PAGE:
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Stars gather in Oklahoma City to raise money for victims of deadly tornado

With a tornado threat in the forecast for Wednesday night, some of the biggest names in country music are gathering to raise money for victims of the twister that ripped through Oklahoma last week.

Miranda Lambert, Rascal Flatts, Reba McEntire and Vince Gill are among the headliners for “Healing in the Heartland,” which begins Wednesday at 9 p.m. ET, 8 p.m. Oklahoma time, and will air on NBC and the cable networks Style, G4, Bravo, E! and CMT. It will also be available on NBCNews.com and on the NBC News Xbox app.

The proceeds will go entirely to the United Way of Central Oklahoma’s tornado relief fund, which has already raised $3 million, said Karla Bradshaw, a spokeswoman.

The tornado on May 20 leveled parts of Oklahoma City and the suburb of Moore, killing 24 people. Forecasters warned Wednesday that Oklahoma and other parts of the Plains were at risk for more tornadoes later in the day.

The stars aren’t limited to country music: Ryan Tedder of OneRepublic and Usher are also scheduled to perform. The concert was put together by Blake Shelton of NBC’s “The Voice,” who was born in Oklahoma and still lives there.

“I’m gonna call in all the favors that I have out there,” Shelton said, “and we’re gonna come through this thing like Oklahomans always do, and we’re gonna stand strong together.”

Shelton also helped organize two concerts that raised $500,000 after tornadoes raked Oklahoma in 2011. He and Lambert, his wife, sang a tribute to the Oklahoma victims last week on “The Voice.”

An estimated 1,150 structures, including some businesses, were destroyed by the tornado, which swept through Moore, Newcastle and the southern part of Oklahoma City on a 17-mile path of destruction that flattened entire neighborhoods. Besides the 24 killed, including 9 children, nearly 400 people were injured and thousands more were affected in some way.

Among those in attendance Wednesday night will be victims whose homes were damaged or destroyed, said local concert organizer Jennifer Kiersch. Fire and police officials from Moore and other first responders will also be there, she said.

According to United Way of Central Oklahoma’s CEO, Debby Hampton, the money raised by the concert will likely pay for the needs of tornado victims not covered by insurance or other disaster relief agencies.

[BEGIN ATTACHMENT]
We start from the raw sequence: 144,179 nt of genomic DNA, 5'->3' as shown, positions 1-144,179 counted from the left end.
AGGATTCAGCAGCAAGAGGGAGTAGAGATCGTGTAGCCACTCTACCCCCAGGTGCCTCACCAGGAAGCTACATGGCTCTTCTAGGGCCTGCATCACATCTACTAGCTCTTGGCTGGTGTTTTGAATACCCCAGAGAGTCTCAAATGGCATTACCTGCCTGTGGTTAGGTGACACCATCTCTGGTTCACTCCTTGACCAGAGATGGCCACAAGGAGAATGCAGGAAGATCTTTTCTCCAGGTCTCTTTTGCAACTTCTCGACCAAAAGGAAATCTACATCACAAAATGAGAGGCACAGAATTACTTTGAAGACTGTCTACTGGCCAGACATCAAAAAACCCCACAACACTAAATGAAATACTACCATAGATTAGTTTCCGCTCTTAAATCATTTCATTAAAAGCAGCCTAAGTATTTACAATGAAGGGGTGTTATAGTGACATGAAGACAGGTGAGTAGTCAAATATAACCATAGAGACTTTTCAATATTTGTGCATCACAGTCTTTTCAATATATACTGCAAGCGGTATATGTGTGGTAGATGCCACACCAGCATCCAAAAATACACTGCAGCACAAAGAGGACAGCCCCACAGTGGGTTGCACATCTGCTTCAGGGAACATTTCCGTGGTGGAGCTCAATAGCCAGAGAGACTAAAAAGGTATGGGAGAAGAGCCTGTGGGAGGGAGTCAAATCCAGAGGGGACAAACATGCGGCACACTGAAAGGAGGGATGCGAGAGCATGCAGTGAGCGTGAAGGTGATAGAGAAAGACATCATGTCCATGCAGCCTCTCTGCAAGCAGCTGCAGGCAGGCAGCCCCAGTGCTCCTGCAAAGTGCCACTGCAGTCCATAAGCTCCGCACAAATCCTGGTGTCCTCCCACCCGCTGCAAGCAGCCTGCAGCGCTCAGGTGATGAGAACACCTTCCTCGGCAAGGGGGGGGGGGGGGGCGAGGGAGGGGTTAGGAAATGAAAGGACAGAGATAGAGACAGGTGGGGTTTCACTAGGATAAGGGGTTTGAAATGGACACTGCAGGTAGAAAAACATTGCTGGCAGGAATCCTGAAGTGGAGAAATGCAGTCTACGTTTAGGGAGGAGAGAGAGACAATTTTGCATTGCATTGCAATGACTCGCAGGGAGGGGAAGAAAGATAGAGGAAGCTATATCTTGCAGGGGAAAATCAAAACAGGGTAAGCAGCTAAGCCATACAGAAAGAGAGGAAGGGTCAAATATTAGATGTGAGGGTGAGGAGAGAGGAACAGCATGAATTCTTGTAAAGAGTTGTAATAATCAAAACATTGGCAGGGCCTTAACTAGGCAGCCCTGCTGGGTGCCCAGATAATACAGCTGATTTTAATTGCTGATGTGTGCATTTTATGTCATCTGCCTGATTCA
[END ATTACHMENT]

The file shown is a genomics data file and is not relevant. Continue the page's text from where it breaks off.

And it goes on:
“There’s no cookie-cutter approach,” Hampton said. “Caseworkers will sit down with the families and figure out what each family needs.”

Nearly 1,200 structures, including some businesses, were destroyed by the tornado, which swept through Moore, Newcastle and the southern part of Oklahoma City on a 17-mile path of destruction that flattened entire neighborhoods.

Oklahoma Insurance Department officials estimate that the affected areas may have suffered up to $2 billion in damage.

President Barack Obama, who visited Moore’s Plaza Towers Elementary School on Sunday where seven children died, has issued a major disaster declaration for Cleveland, Lincoln, McClain, Oklahoma and Pottawatomie counties in Oklahoma.

The money raised by the concert could go to medical bills, insurance deductibles, job assistance and other longer term needs, Hampton said. All donations will be accounted for, and reports will be generated so donors can track where precisely the money goes.

The concert will be indoors at Chesapeake Energy Arena in Oklahoma City. It sold out in five minutes when tickets went on sale last week, but organizers planned to release additional tickets Wednesday morning.

The United Way is also managing the OK Strong disaster relief fund, announced after the tornado last week by Gov. Mary Fallin. That fund has raised $2 million, Bradshaw said.

The National Weather Service forecasted "a few brief tornadoes," along with strong winds, golf-ball sized hail, heavy rain and flooding in Central Oklahoma into Wednesday evening. 

The arena has a basement and stairwells that can accommodate everyone at the event in case of a tornado, according to Hampton.

Tom Pennington / Getty Images

A monster tornado in Oklahoma last week left 24 people dead.

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